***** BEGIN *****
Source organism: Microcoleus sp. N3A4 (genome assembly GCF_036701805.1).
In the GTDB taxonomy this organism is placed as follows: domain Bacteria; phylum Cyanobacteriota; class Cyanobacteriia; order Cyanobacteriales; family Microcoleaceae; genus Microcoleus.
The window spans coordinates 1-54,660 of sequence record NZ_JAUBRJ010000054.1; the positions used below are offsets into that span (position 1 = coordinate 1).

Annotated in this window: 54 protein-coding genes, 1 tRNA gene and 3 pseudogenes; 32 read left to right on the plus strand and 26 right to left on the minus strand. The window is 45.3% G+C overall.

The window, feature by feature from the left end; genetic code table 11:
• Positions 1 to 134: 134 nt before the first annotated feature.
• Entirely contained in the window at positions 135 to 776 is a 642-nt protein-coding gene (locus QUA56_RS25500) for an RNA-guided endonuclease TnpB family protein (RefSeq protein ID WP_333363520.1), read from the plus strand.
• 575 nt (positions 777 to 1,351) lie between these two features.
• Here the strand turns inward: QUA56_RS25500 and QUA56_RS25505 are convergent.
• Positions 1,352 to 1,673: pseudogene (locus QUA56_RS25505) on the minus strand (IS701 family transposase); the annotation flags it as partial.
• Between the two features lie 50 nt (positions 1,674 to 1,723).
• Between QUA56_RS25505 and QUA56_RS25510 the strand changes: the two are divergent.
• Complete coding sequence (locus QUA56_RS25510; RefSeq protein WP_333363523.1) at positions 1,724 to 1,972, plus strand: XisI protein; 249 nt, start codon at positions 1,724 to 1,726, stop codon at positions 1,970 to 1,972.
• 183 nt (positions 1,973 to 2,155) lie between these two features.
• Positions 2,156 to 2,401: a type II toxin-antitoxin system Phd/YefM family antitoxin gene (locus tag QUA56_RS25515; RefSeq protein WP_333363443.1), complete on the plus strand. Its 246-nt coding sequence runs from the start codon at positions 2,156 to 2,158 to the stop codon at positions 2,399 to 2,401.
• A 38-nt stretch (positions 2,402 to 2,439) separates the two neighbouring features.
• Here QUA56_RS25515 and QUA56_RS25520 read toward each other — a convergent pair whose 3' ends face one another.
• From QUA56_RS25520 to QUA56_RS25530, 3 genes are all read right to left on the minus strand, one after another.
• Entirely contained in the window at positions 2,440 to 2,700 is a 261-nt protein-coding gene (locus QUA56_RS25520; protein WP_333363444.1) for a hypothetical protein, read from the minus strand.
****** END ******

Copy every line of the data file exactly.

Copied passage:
Source organism: Microcoleus sp. N3A4 (genome assembly GCF_036701805.1).
In the GTDB taxonomy this organism is placed as follows: domain Bacteria; phylum Cyanobacteriota; class Cyanobacteriia; order Cyanobacteriales; family Microcoleaceae; genus Microcoleus.
The window spans coordinates 1-54,660 of sequence record NZ_JAUBRJ010000054.1; the positions used below are offsets into that span (position 1 = coordinate 1).

Annotated in this window: 54 protein-coding genes, 1 tRNA gene and 3 pseudogenes; 32 read left to right on the plus strand and 26 right to left on the minus strand. The window is 45.3% G+C overall.

The window, feature by feature from the left end; genetic code table 11:
• Positions 1 to 134: 134 nt before the first annotated feature.
• Entirely contained in the window at positions 135 to 776 is a 642-nt protein-coding gene (locus QUA56_RS25500) for an RNA-guided endonuclease TnpB family protein (RefSeq protein ID WP_333363520.1), read from the plus strand.
• 575 nt (positions 777 to 1,351) lie between these two features.
• Here the strand turns inward: QUA56_RS25500 and QUA56_RS25505 are convergent.
• Positions 1,352 to 1,673: pseudogene (locus QUA56_RS25505) on the minus strand (IS701 family transposase); the annotation flags it as partial.
• Between the two features lie 50 nt (positions 1,674 to 1,723).
• Between QUA56_RS25505 and QUA56_RS25510 the strand changes: the two are divergent.
• Complete coding sequence (locus QUA56_RS25510; RefSeq protein WP_333363523.1) at positions 1,724 to 1,972, plus strand: XisI protein; 249 nt, start codon at positions 1,724 to 1,726, stop codon at positions 1,970 to 1,972.
• 183 nt (positions 1,973 to 2,155) lie between these two features.
• Positions 2,156 to 2,401: a type II toxin-antitoxin system Phd/YefM family antitoxin gene (locus tag QUA56_RS25515; RefSeq protein WP_333363443.1), complete on the plus strand. Its 246-nt coding sequence runs from the start codon at positions 2,156 to 2,158 to the stop codon at positions 2,399 to 2,401.
• A 38-nt stretch (positions 2,402 to 2,439) separates the two neighbouring features.
• Here QUA56_RS25515 and QUA56_RS25520 read toward each other — a convergent pair whose 3' ends face one another.
• From QUA56_RS25520 to QUA56_RS25530, 3 genes are all read right to left on the minus strand, one after another.
• Entirely contained in the window at positions 2,440 to 2,700 is a 261-nt protein-coding gene (locus QUA56_RS25520; protein WP_333363444.1) for a hypothetical protein, read from the minus strand.